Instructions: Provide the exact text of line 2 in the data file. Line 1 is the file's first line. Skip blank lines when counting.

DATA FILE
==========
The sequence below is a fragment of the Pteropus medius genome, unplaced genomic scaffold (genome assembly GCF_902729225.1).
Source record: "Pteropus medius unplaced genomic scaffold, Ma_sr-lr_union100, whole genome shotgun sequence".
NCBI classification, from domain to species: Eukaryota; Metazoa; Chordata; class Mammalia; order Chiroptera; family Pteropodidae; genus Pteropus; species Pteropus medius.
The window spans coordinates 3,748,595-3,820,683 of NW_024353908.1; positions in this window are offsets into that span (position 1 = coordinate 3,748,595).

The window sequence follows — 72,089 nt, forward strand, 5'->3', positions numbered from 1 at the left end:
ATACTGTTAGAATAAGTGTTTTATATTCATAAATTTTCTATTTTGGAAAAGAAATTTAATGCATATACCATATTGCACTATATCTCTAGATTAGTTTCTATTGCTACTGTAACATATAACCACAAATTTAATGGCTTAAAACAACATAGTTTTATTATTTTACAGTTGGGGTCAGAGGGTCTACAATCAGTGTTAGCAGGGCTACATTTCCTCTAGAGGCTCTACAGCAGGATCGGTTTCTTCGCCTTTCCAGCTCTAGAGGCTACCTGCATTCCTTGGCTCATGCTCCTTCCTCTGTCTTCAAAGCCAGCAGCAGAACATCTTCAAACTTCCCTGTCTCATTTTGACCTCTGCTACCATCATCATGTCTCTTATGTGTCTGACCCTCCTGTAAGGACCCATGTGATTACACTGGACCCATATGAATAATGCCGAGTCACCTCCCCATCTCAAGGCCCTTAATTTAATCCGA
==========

Source record: "Pteropus medius unplaced genomic scaffold, Ma_sr-lr_union100, whole genome shotgun sequence".